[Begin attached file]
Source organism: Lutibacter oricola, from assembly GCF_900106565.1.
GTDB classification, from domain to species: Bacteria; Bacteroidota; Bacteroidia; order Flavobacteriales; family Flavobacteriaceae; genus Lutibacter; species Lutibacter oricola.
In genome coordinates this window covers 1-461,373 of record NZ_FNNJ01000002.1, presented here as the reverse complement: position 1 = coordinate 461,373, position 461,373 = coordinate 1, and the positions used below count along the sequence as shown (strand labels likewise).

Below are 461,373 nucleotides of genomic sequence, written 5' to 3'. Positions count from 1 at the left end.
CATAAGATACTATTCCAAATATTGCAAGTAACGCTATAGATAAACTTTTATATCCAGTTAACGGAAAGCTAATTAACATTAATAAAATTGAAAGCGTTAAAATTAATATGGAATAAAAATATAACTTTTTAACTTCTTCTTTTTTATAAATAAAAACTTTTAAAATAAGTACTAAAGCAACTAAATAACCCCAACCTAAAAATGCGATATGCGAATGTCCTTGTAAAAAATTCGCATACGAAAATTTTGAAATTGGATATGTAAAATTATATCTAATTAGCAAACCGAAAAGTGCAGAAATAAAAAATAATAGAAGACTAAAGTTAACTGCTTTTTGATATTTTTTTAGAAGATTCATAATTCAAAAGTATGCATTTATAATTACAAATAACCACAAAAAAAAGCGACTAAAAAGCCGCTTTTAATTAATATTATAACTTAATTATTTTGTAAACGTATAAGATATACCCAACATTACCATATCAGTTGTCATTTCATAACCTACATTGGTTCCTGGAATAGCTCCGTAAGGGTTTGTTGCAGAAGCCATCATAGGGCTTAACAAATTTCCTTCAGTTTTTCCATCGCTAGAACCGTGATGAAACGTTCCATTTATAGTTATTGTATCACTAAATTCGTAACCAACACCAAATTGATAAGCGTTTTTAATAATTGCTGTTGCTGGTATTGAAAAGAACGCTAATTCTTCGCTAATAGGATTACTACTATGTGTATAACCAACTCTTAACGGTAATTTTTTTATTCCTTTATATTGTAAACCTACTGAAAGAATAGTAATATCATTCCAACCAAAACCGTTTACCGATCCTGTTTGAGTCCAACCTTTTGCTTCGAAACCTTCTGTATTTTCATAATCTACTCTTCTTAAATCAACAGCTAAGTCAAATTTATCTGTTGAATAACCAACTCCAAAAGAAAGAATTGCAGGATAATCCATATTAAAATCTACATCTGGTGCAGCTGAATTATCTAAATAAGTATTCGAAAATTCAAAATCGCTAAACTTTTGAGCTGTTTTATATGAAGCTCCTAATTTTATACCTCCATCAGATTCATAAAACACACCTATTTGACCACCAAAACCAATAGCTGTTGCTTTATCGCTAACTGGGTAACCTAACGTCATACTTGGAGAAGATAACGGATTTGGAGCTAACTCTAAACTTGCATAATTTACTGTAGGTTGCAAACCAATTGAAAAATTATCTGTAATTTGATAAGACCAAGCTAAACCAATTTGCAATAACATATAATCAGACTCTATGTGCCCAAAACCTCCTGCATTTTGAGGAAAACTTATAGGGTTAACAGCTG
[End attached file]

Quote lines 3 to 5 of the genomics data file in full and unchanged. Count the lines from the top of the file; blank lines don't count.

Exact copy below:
In genome coordinates this window covers 1-461,373 of record NZ_FNNJ01000002.1, presented here as the reverse complement: position 1 = coordinate 461,373, position 461,373 = coordinate 1, and the positions used below count along the sequence as shown (strand labels likewise).

Below are 461,373 nucleotides of genomic sequence, written 5' to 3'. Positions count from 1 at the left end.
CATAAGATACTATTCCAAATATTGCAAGTAACGCTATAGATAAACTTTTATATCCAGTTAACGGAAAGCTAATTAACATTAATAAAATTGAAAGCGTTAAAATTAATATGGAATAAAAATATAACTTTTTAACTTCTTCTTTTTTATAAATAAAAACTTTTAAAATAAGTACTAAAGCAACTAAATAACCCCAACCTAAAAATGCGATATGCGAATGTCCTTGTAAAAAATTCGCATACGAAAATTTTGAAATTGGATATGTAAAATTATATCTAATTAGCAAACCGAAAAGTGCAGAAATAAAAAATAATAGAAGACTAAAGTTAACTGCTTTTTGATATTTTTTTAGAAGATTCATAATTCAAAAGTATGCATTTATAATTACAAATAACCACAAAAAAAAGCGACTAAAAAGCCGCTTTTAATTAATATTATAACTTAATTATTTTGTAAACGTATAAGATATACCCAACATTACCATATCAGTTGTCATTTCATAACCTACATTGGTTCCTGGAATAGCTCCGTAAGGGTTTGTTGCAGAAGCCATCATAGGGCTTAACAAATTTCCTTCAGTTTTTCCATCGCTAGAACCGTGATGAAACGTTCCATTTATAGTTATTGTATCACTAAATTCGTAACCAACACCAAATTGATAAGCGTTTTTAATAATTGCTGTTGCTGGTATTGAAAAGAACGCTAATTCTTCGCTAATAGGATTACTACTATGTGTATAACCAACTCTTAACGGTAATTTTTTTATTCCTTTATATTGTAAACCTACTGAAAGAATAGTAATATCATTCCAACCAAAACCGTTTACCGATCCTGTTTGAGTCCAACCTTTTGCTTCGAAACCTTCTGTATTTTCATAATCTACTCTTCTTAAATCAACAGCTAAGTCAAATTTATCTGTTGAATAACCAACTCCAAAAGAAAGAATTGCAGGATAATCCATATTAAAATCTACATCTGGTGCAGCTGAATTATCTAAATAAGTATTCGAAAATTCAAAATCGCTAAACTTTTGAGCTGTTTTATATGAAGCTCCTAATTTTATACCTCCATCAGATTCATAAAACACACCTATTTGACCACCAAAACCAATAGCTGTTGCTTTATCGCTAACTGGGTAACCTAACGTCATACTTGGAGAAGATAACGGATTTGGAGCTAACTCTAAACTTGCATAATTTACTGTAGGTTGCAAACCAATTGAAAAATTATCTGTAATTTGATAAGACCAAGCTAAACCAATTTGCAATAACATATAATCAGACTCTATGTGCCCAAAACCTCCTGCATTTTGAGGAAAACTTATAGGGTTAACAGCTG